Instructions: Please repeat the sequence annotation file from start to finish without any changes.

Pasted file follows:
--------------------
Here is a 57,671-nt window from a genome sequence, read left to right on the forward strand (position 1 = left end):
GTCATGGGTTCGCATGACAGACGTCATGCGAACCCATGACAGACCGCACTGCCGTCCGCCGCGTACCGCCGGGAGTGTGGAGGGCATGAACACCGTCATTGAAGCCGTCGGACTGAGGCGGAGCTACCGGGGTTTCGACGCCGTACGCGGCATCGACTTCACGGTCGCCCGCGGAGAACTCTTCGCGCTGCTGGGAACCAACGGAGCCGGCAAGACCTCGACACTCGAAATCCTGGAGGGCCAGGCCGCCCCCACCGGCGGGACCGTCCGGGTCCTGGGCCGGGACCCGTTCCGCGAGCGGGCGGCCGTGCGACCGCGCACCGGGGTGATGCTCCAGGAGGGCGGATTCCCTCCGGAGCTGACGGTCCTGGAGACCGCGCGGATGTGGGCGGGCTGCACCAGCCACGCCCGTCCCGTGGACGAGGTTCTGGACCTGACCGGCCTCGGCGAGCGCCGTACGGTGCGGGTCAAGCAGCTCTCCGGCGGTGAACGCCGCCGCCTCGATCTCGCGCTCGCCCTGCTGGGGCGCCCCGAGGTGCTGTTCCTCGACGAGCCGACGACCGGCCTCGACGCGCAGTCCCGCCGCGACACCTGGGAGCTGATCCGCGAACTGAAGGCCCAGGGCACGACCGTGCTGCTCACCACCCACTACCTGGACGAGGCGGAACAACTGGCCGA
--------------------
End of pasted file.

Here is a 57,671-nt window from a genome sequence, read left to right on the forward strand (position 1 = left end):
GTCATGGGTTCGCATGACAGACGTCATGCGAACCCATGACAGACCGCACTGCCGTCCGCCGCGTACCGCCGGGAGTGTGGAGGGCATGAACACCGTCATTGAAGCCGTCGGACTGAGGCGGAGCTACCGGGGTTTCGACGCCGTACGCGGCATCGACTTCACGGTCGCCCGCGGAGAACTCTTCGCGCTGCTGGGAACCAACGGAGCCGGCAAGACCTCGACACTCGAAATCCTGGAGGGCCAGGCCGCCCCCACCGGCGGGACCGTCCGGGTCCTGGGCCGGGACCCGTTCCGCGAGCGGGCGGCCGTGCGACCGCGCACCGGGGTGATGCTCCAGGAGGGCGGATTCCCTCCGGAGCTGACGGTCCTGGAGACCGCGCGGATGTGGGCGGGCTGCACCAGCCACGCCCGTCCCGTGGACGAGGTTCTGGACCTGACCGGCCTCGGCGAGCGCCGTACGGTGCGGGTCAAGCAGCTCTCCGGCGGTGAACGCCGCCGCCTCGATCTCGCGCTCGCCCTGCTGGGGCGCCCCGAGGTGCTGTTCCTCGACGAGCCGACGACCGGCCTCGACGCGCAGTCCCGCCGCGACACCTGGGAGCTGATCCGCGAACTGAAGGCCCAGGGCACGACCGTGCTGCTCACCACCCACTACCTGGACGAGGCGGAACAACTGGCCGA